Sometimes, it is difficult to sort through these memories, to distinguish the order of their occurrence or their context. But, nevertheless, these images are as real and alive to me as my current reality, standing on this stage. It is easy to become overwhelmed, crushed by an onslaught of countless half-forgotten recollections, weighed down by the sheer mass of memories collected over our stay in the Pocumtuck Valley. Mr. Palmer, my English teacher, recently asked me, “If you could relive one moment of your Deerfield career, what would it be?” That is to say, if I had choose one memory to carry with me, to account for my entire experience, what would I choose?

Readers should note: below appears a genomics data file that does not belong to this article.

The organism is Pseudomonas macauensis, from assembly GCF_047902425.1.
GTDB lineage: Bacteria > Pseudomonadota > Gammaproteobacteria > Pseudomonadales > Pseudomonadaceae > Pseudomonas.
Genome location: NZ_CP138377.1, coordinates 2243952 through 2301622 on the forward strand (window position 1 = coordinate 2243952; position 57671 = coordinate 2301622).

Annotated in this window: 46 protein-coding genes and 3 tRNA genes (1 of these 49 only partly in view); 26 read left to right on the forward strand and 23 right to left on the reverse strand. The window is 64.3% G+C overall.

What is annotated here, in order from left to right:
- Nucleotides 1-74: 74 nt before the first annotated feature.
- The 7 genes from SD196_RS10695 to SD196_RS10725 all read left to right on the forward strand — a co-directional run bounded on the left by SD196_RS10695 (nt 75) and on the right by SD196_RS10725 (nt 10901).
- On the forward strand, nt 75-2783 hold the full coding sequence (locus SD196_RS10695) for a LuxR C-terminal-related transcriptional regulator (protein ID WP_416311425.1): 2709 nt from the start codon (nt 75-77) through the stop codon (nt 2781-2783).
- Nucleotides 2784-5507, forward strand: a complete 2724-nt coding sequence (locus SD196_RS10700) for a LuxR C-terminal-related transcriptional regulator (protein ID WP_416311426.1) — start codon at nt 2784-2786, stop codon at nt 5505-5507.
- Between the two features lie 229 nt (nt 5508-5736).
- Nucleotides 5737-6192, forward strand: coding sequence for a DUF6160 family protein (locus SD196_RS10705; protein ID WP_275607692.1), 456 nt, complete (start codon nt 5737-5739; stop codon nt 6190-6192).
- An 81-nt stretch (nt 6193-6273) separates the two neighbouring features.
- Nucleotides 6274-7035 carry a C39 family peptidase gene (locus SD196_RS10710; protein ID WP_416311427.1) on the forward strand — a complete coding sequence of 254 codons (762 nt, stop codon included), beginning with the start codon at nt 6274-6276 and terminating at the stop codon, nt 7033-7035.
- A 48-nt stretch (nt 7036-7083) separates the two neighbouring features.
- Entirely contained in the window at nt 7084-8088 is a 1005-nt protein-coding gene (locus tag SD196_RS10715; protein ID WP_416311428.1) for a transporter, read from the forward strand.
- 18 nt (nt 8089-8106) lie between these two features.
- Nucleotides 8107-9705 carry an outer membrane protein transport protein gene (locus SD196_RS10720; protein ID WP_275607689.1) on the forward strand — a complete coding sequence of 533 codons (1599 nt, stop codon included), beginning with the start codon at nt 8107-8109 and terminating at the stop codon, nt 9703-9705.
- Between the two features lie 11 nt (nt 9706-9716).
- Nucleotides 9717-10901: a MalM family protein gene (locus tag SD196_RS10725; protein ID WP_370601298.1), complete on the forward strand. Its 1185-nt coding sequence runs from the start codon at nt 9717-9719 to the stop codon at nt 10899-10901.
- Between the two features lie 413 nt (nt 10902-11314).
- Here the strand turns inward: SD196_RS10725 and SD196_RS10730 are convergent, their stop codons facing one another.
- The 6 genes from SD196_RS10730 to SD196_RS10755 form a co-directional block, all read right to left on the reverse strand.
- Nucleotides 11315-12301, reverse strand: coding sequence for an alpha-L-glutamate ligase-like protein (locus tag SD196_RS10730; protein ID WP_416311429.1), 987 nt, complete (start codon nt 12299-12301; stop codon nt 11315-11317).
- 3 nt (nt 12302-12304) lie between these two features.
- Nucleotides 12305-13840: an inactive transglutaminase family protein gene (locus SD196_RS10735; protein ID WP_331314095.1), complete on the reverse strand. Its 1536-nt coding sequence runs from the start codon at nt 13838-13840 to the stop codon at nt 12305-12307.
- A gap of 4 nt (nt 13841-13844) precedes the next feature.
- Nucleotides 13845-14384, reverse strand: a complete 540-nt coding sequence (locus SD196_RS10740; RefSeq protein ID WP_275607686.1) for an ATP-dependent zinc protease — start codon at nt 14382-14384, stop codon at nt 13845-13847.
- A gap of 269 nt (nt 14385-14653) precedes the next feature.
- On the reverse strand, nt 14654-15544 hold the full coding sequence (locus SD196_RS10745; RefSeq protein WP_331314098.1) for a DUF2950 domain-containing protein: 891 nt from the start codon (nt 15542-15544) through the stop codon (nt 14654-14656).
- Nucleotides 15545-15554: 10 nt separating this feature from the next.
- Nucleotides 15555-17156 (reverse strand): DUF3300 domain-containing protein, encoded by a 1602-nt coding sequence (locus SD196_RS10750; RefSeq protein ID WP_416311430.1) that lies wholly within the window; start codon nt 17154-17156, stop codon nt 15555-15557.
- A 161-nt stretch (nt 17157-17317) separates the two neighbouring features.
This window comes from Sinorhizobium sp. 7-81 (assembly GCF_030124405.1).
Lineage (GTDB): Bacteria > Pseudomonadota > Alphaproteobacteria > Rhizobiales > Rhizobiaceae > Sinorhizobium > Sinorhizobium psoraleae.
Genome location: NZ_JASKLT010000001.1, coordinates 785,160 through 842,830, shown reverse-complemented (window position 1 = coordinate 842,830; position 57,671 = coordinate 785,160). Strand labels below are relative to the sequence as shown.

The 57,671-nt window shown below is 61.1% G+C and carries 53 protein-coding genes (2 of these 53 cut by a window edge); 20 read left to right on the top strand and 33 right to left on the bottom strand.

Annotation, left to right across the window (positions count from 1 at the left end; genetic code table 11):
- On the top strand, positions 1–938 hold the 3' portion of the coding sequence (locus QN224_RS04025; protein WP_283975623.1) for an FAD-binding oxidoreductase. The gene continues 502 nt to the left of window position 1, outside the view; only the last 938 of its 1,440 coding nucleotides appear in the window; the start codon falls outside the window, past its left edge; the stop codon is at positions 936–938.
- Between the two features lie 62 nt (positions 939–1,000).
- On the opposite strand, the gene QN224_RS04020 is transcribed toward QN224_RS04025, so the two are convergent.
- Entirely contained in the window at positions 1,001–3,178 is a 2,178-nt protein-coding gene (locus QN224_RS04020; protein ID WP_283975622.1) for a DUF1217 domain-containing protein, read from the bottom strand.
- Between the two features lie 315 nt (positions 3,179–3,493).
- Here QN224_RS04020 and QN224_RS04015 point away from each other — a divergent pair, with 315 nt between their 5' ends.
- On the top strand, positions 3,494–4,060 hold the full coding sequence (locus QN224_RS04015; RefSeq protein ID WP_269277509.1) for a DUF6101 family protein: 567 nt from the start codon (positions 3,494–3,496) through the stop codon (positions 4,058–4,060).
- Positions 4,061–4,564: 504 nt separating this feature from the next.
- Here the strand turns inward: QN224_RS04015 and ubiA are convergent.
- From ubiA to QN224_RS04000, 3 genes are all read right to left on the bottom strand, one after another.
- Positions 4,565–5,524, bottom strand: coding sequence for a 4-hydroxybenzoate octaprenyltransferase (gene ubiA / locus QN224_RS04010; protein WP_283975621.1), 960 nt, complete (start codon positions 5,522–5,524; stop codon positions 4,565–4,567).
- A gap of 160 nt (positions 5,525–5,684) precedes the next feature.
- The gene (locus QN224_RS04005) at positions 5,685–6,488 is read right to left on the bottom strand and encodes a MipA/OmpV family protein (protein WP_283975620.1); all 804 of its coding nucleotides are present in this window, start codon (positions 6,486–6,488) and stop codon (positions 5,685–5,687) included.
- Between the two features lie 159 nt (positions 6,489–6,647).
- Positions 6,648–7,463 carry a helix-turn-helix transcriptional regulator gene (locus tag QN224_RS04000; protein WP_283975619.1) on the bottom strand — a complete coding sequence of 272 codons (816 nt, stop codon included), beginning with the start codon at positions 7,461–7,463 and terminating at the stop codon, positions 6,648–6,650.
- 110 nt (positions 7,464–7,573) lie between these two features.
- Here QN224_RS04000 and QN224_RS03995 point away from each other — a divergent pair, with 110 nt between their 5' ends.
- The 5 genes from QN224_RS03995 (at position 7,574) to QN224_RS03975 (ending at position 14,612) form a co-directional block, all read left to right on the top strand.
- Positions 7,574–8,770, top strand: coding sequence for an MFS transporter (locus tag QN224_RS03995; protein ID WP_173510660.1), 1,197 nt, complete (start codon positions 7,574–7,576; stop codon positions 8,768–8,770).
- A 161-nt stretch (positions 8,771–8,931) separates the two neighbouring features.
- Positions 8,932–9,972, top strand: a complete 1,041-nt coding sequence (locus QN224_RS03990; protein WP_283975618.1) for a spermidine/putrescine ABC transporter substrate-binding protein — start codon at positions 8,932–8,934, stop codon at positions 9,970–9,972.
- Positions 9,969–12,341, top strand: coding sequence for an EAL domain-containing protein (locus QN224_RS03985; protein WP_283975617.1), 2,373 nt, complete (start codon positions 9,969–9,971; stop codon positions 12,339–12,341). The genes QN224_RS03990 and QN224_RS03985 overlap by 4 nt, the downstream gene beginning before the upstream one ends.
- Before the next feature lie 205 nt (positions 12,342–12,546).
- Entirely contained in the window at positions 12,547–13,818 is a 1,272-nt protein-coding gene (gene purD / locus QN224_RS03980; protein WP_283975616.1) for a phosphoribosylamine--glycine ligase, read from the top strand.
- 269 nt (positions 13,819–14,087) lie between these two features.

I first thought of all of the scheduled events, of Disco, Semi, Prom, Hoe Down, and Greer dances. It is for these events that we take photos, that we all dress up, stand before a camera and hold stiff smiles. The photographer then uploads the pictures onto Facebook. During study hall, we find ourselves clicking on the little blue compass at the bottom of our computer screen, opening up “the social network” and looking through these photos, these constructed memories. When we take a photograph, we make a choice to consciously remember. The photo now exists as a separate object. The smiling girls and boys in the frame are not in fact us, but an outline of our past, a reminder of an old experience. But, I find these posed photos are somewhat void of significance. Why did we take these photos? Because, well, it was Prom and we wanted everyone to know that we attended and what we wore. The act of creating a record of the event becomes more important than the event itself. So, while my Facebook profile indicates that I did indeed attend school dances, it says little about those quieter moments, those times which were not created and planned, but rather fleeting and spontaneous.